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If you’re like some of my clients, you race from one goal to another without stopping and use checking off accomplishments as a way to fuel pride and boost self-esteem. The problem is that when throwing yourself headlong into the next task to reach your goals is the most important endeavor in life, experiencing down time becomes something deemed bad and wrong and to be avoided at all cost.
Does this scenario sound sadly familiar? If so, you may be a Goal-a-holic, someone who gets their biggest buzz from keeping busy setting up goals and meeting them. Don’t get me wrong, it’s fine to have and meet goals. Goal setting is an important life skill, but it’s only one half of the equation, the other half being knowing how to enjoy life and feel good about yourself when you’re not creating and pursuing goals. This other half of the equation is what many dysregulated eaters fail at.
Instead of feeling proud and taking a deserved rest, when they stop moving forward and stand still, they feel as if something’s wrong or that something’s wrong with them. When they intentionally do nothing, especially when there are still things to tick off on their to-do list, they feel guilty and ashamed. So, they either avoid relaxing, taking a break, or turning off their conscious minds or, when they do, they may go overboard doing so.
For example, one Goal-a-holic client told me she stayed up until 2 a.m. binge-watching a TV series. It gave her the same high binge-eating did and she wished the next day that she’d gone to bed earlier just as she often wished post-binge that she’d quit eating when she was full. It’s as if she had to consume every episode in the series (her way of relaxing and tuning out), just like she had to finish off ice cream, candy, lasagna, etc.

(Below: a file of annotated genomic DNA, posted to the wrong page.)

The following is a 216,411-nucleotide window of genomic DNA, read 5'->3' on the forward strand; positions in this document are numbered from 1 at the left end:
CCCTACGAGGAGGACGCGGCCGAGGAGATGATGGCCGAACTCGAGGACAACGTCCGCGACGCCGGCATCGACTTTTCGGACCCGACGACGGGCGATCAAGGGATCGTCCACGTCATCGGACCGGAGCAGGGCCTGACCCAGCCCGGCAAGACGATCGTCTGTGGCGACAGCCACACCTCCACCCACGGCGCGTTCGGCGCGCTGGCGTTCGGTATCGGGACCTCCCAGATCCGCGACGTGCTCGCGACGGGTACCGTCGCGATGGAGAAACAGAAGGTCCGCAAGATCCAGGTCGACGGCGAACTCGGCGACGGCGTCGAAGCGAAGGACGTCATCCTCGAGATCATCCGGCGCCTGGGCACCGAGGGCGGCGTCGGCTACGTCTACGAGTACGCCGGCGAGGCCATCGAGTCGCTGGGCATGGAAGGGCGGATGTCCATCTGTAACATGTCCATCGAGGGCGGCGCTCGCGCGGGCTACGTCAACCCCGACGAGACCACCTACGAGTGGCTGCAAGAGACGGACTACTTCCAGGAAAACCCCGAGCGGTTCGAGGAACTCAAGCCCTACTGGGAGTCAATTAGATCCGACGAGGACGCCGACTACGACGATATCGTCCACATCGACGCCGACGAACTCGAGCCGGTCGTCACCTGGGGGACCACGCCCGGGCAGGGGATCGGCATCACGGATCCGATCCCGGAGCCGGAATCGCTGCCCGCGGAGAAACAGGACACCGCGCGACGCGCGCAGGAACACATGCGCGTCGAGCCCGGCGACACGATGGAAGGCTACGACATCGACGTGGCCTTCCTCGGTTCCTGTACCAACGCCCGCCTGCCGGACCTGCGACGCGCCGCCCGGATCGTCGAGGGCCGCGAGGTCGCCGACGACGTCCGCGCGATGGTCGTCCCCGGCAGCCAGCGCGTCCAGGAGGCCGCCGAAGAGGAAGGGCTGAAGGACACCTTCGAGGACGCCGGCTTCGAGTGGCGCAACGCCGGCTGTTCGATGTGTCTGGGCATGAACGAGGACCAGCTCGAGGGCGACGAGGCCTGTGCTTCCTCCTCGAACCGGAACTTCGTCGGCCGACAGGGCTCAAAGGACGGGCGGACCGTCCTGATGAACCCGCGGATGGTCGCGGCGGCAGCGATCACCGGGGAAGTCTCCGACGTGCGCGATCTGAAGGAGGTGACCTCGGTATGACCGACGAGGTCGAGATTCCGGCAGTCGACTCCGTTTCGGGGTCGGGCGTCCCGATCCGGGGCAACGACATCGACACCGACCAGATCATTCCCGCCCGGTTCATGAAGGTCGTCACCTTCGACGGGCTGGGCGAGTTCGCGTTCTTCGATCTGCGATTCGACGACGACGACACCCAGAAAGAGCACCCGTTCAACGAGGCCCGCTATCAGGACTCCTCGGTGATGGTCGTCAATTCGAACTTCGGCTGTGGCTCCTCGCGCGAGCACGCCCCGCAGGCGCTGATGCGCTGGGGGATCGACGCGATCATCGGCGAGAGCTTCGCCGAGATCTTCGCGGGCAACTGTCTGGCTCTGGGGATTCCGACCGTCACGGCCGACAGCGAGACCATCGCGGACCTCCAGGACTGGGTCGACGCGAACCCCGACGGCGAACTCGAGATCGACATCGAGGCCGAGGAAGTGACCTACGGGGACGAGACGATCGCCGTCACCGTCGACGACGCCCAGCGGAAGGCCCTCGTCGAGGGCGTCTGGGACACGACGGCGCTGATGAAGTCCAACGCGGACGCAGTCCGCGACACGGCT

Goal-a-holics live in terror of their worst nightmare, slacking off, because they’re habituated to the high they get from getting things done. How about deriving that same joy from giving yourself a break and doing as little as possible? The idea isn’t to exchange one pattern for the other, but to enjoy both in balance. For example, I love seeing clients and writing blogs and I equally love watching mindless TV for a couple of hours at the end of every day to unwind and give my brain a rest. One activity is not better than the other; they are equally essential and satisfying for different reasons.
To quit being a Goal-a-holic, set a heart-felt intention to reduce goal setting and to chill out more. Use soothing self-talk to manage anxiety when you’re doing nothing and keep reminding yourself you’re seeking balance. Doing so may be uncomfortable at first, but my bet is that it will help you cut back on mindless eating. Now wouldn’t that be nice?
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